Henri will weaken early Sunday as he moves away from the mild waters east of the Delmarva Peninsula and approaches Long Island as a strong tropical storm or near the strength of a hurricane.

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The inhabitants of the northeast are used to cool “nor’easters”, which, in addition to widespread beach erosion and rain or snow, often bring with them a stormy wind. While Henri will be of a similar magnitude in terms of wind and waves, the presence of fully leafy trees, sodden soil from previous wet conditions, and additional flood of rain will result in significantly more tree and vegetation damage, likely leading to power outages.

Even before Henri, Eversource Energy had dispatched thousands of crews to the northeast to position them for post-storm cleanup while working to mitigate the risk of the first rains.

“Trees are that [number one] Cause of power outages during a storm, ”the company tweeted.

The strongest winds are found within approximately 25 miles of the center and can blow over 65 miles per hour on Long Island, southern Connecticut, and the Rhode Island coast. A sporadic gust of over 75 km / h near the coast cannot be ruled out. The strongest winds come around sunrise on Sunday and last about six hours.

Wind will be considerably weaker further inland – 30 miles an hour or less in Boston, New York, Providence, RI, and Hartford, Conn.

East of the center the wind blows from the south, with the north wind on the left side of the storm.

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The wind will back up water on the coast, potentially creating a significant storm surge that could damage property and infrastructure on the coast. A storm surge of 3 to 5 feet is possible in a worst-case scenario in Long Island Sound, depending on when Henri hits land, especially if Henri only comes by in the east. That would push seawater to the west end of the sound, which would be problematic for those along the East River in New York City.

A similar increase is expected at the southern end of Long Island but may not be realized due to Henri’s projected path. A small increase is possible in the New Jersey coast.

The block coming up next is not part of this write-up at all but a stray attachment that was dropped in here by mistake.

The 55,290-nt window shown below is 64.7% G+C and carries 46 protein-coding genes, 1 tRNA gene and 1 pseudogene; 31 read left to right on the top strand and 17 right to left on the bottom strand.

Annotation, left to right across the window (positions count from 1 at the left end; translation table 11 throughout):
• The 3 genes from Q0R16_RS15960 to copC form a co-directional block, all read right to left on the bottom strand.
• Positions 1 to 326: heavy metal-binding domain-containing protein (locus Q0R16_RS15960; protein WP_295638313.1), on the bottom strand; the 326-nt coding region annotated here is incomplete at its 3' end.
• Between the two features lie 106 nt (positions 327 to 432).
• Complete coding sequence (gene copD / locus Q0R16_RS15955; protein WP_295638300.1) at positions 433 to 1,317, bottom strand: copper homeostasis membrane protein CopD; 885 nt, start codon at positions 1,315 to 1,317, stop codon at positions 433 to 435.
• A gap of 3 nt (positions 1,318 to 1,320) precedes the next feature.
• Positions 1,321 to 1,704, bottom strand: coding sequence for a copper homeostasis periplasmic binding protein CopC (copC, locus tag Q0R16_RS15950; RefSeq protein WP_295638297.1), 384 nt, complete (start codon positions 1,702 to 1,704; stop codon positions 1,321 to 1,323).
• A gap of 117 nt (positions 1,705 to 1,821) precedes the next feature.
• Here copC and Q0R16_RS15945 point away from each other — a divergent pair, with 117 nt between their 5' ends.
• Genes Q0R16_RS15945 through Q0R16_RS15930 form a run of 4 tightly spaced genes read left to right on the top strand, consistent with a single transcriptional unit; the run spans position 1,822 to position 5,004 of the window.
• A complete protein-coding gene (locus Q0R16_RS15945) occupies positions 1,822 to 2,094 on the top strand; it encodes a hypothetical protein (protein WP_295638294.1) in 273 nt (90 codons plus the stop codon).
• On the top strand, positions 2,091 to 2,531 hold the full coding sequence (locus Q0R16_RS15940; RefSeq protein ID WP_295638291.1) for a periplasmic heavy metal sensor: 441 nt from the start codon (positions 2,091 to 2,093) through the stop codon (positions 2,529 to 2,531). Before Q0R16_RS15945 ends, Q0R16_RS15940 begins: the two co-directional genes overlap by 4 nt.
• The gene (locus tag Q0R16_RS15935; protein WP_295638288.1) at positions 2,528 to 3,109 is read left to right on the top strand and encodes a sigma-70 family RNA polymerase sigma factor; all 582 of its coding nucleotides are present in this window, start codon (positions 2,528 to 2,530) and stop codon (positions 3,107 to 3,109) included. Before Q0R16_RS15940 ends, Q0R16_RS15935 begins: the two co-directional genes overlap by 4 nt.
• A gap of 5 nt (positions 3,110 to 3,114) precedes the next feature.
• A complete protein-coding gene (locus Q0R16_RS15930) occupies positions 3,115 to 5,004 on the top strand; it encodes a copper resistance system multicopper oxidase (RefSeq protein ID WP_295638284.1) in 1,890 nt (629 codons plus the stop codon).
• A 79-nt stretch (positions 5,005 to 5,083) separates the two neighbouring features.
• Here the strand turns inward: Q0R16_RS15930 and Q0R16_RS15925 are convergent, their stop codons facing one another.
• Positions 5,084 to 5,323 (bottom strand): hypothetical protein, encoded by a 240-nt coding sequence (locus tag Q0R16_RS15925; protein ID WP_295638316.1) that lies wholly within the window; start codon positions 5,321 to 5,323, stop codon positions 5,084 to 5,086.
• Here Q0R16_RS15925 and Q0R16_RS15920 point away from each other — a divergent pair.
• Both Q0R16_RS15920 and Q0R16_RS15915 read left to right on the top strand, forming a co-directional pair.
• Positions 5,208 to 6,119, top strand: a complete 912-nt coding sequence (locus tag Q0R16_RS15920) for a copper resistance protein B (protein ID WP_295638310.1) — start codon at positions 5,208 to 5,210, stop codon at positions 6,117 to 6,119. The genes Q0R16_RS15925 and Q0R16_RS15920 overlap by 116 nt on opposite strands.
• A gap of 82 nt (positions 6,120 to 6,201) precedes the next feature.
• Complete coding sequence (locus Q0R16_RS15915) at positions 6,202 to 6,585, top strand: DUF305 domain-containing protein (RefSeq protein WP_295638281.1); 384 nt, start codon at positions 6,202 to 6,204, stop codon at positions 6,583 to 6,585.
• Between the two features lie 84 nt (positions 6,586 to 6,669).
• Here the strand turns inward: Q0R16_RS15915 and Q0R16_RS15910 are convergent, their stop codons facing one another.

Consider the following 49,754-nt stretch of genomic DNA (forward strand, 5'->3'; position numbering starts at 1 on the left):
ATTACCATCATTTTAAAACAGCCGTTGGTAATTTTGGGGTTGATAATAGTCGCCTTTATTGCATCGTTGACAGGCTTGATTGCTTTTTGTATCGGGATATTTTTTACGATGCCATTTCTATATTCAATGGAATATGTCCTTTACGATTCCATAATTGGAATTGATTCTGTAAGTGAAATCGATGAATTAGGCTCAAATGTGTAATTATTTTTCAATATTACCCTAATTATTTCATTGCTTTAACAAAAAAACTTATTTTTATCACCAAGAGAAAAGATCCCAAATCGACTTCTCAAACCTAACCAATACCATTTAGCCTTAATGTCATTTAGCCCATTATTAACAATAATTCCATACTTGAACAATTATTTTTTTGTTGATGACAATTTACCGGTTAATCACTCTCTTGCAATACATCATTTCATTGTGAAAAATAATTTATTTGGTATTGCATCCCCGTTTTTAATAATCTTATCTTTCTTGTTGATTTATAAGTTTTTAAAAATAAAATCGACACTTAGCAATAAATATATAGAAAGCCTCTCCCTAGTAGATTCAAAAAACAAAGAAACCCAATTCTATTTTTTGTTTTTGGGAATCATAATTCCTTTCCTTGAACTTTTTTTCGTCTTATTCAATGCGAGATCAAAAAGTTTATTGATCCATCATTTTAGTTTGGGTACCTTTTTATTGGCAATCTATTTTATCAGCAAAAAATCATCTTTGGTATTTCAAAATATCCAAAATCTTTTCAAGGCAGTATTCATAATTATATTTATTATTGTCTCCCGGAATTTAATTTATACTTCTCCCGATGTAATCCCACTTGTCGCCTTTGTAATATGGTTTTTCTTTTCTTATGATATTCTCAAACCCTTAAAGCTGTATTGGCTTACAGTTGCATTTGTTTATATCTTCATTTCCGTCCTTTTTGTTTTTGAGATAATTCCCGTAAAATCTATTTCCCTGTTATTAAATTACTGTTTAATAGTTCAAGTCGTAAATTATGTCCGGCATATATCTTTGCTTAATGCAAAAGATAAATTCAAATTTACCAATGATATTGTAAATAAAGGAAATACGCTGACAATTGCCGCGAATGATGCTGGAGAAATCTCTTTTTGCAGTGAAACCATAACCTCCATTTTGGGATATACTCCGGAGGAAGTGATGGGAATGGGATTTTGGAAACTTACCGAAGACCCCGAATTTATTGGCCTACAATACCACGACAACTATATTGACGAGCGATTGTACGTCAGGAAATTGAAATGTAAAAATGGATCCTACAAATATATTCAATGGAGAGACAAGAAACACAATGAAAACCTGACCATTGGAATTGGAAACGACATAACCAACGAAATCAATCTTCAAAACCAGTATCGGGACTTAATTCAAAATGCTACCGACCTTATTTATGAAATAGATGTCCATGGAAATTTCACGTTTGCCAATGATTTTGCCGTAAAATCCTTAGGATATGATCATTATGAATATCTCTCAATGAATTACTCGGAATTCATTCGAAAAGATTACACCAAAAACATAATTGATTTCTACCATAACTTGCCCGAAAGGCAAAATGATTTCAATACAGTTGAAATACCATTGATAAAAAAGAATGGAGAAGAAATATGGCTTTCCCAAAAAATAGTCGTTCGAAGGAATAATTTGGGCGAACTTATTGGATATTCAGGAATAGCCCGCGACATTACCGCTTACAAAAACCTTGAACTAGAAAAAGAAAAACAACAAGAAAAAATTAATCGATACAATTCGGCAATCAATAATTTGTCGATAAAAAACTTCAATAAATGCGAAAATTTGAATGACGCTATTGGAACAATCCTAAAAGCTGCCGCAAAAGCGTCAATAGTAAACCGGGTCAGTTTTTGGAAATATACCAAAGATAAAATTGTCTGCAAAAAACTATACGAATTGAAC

Narragansett Bay in Rhode Island as well as Buzzards Bay and Nantucket Sound are all prone to severe flooding during tropical systems. There, too, a 3 to 5 foot wave is possible which is more likely to occur due to the likelihood of prolonged onshore winds. Cape Cod Bay could see splashes several feet.

“The combination of a dangerous storm surge and the high tide will result in normally dry areas near the coast being flooded by rising water moving inland from the coast,” wrote the National Hurricane Center.

The severity of the tide depends on whether Henri hits land at high tide; Currently, there is a chance the landing will be closer to low tide than high tide, reducing the risk of a worst-case scenario.

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Storm surges will only hit local residents near the coast, and Henri’s wind footprint will admittedly be small. The most common risk is flash floods from heavy rainfall.

Weather models agree that a significant amount of moisture is discharged from Henri, particularly near and west of the center of the system. Torrential tropical downpours, with rainfall rates greater than an inch per hour, will contribute to widespread totals of 3 to 6 inches in eastern Long Island, parts of the Connecticut River Valley, Hudson Valley, and Catskills. Localized quantities up to 10 inches are possible.

The largest totals should be concentrated primarily west of Worcester County, Massachusetts, and west of the Connecticut-Rhode Island border. Heavy rain and flooding could even invade southern Vermont and New Hampshire. But Henri is likely to be nothing in places like Boston, which struggle to see a quarter of an inch of rain.

Many areas in southwest New England have seen more than 30 inches of rain since July 1. The data shows that the soils are saturated and cannot take much additional rain.

New York City and New Jersey – which should have significantly less rain on average from Henri’s core – can still end up under sporadic downpours, enlivened by Henri’s tropical humidity. The water-saturated areas could occasionally absorb heavy rains with torrential rains of several centimeters per hour.

Henri will linger over southern New England on Monday as a holdover from rain and windy winds before completely dissolving Tuesday through Wednesday.

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Ian Livingston of the Washington Post contributed to this report.